Linda Heuman, Tricycle: Neuroscientist Catherine Kerr is concerned about how mindfulness meditation research is being portrayed in the media.
Last May, an article about mindfulness on a popular mainstream news website finally spurred neuroscientist and meditation researcher Catherine Kerr to act. The article cited 20 benefits of meditation, from “reducing loneliness” to “increasing grey matter” to “helping sleep,” and painted a picture of meditation as a kind of golden elixir for modern life. Kerr posted the article on her Facebook page. “It is not like any of this is grossly inaccurate,” she wrote in her post. “It is just that the studies are too …
Oct 08, 2014
Kristine Crane, US News: When Carla Riechman laughs, you hear it.
With her big laughter, the former District of Columbia school teacher has been compared to the laughing Buddha, and it’s a comparison she welcomes. She helps people laugh, which in turn helps them meditate.
“Laughter brings one to silence,” says Riechman, 63, who calls herself the professional “giggle lady.” She established the “laughter revolution,” a laughter meditation program based in the District of Columbia that provides people with hourlong sessions in which they laugh and then meditate. She hosts laughter sessions at people’s homes and local wellness centers, as well as online at …
Oct 07, 2014
Mihir Patkar, Lifehacker: Meditation does not require a large chunk of sustained time, nor is it too difficult to get into. Psychologist Mike Brooks busts the misconception that it’s about emptying your mind. Instead, meditation is about focusing on one thing.
Brooks is talking about mindfulness meditation, which we’ve discussed before, which focuses on being fully in the moment. One of the biggest problems people have with meditation is the assumption that it requires emptying your mind entirely—I’ve seen several people who misconstrued it as that and gave up on meditation far too quickly. Brooks explains it better:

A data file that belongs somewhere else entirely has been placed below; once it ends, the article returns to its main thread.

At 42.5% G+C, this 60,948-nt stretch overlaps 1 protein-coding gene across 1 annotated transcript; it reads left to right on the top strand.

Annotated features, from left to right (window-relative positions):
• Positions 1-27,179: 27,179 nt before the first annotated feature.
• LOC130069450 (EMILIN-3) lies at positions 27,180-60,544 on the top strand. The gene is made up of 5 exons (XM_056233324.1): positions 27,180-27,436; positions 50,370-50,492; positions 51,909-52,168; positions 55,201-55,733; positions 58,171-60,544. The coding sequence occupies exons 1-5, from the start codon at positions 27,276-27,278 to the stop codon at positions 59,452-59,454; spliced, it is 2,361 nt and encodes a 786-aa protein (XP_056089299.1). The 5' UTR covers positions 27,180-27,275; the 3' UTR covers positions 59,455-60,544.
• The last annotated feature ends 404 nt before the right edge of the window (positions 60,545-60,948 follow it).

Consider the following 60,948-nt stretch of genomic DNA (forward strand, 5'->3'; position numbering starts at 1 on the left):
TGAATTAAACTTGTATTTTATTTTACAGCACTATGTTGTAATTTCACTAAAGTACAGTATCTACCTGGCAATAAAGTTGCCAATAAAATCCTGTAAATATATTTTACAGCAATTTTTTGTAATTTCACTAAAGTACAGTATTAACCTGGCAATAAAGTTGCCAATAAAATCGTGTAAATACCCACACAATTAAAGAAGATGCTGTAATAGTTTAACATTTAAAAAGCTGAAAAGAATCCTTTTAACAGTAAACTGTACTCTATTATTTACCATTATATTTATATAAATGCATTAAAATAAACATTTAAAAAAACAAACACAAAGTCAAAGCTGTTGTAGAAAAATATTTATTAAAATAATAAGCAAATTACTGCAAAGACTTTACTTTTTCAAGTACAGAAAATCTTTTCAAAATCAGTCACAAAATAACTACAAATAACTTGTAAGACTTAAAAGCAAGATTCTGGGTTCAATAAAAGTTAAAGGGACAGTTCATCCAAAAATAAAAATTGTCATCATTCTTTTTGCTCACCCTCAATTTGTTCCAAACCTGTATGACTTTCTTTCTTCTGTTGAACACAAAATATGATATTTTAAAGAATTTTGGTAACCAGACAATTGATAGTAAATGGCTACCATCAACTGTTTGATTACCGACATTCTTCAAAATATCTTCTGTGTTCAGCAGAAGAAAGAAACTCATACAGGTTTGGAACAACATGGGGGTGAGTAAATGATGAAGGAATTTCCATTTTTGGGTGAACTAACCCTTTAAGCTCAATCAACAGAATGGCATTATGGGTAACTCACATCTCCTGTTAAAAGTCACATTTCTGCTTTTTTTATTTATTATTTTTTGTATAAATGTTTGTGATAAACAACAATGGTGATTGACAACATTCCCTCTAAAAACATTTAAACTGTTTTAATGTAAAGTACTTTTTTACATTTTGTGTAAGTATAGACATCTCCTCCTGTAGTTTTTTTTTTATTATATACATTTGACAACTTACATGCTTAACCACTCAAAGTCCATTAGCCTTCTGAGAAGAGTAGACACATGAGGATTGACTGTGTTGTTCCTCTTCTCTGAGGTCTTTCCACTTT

People think the goal of …
Oct 06, 2014
Mack Paul, The Norman Transcript: Buddhism is not a religion in the usual sense. There is not a God to believe in.
Some Buddhists believe in reincarnation and karma although neither are central to the faith. The Buddha said that he taught one thing only, “suffering and the end of suffering.”
Buddhist practice developed from their observation that human existence is characterized by the experience, dissatisfaction, impermanence and a shifting sense of self that is unsatisfactory and impermanent. This makes for a potentially bleak view of the human condition.
We want to believe in progress. We want to believe that if we get …
Oct 03, 2014
Janice Marturano, Mindful Magazine: Mindfulness training is about your life. It isn’t about the time you meditate on a cushion or chair. It is about learning to be awake for each moment of your life. So bringing your training into the moments in the day is a necessary requirement.
The good news is that you can bring your training into everyday moments without adding any more demands on your already too-packed schedule. I like to call these moments Purposeful Pauses. It isn’t just about stopping, it is about noticing what is here to be noticed when you stop. And it is about redirecting …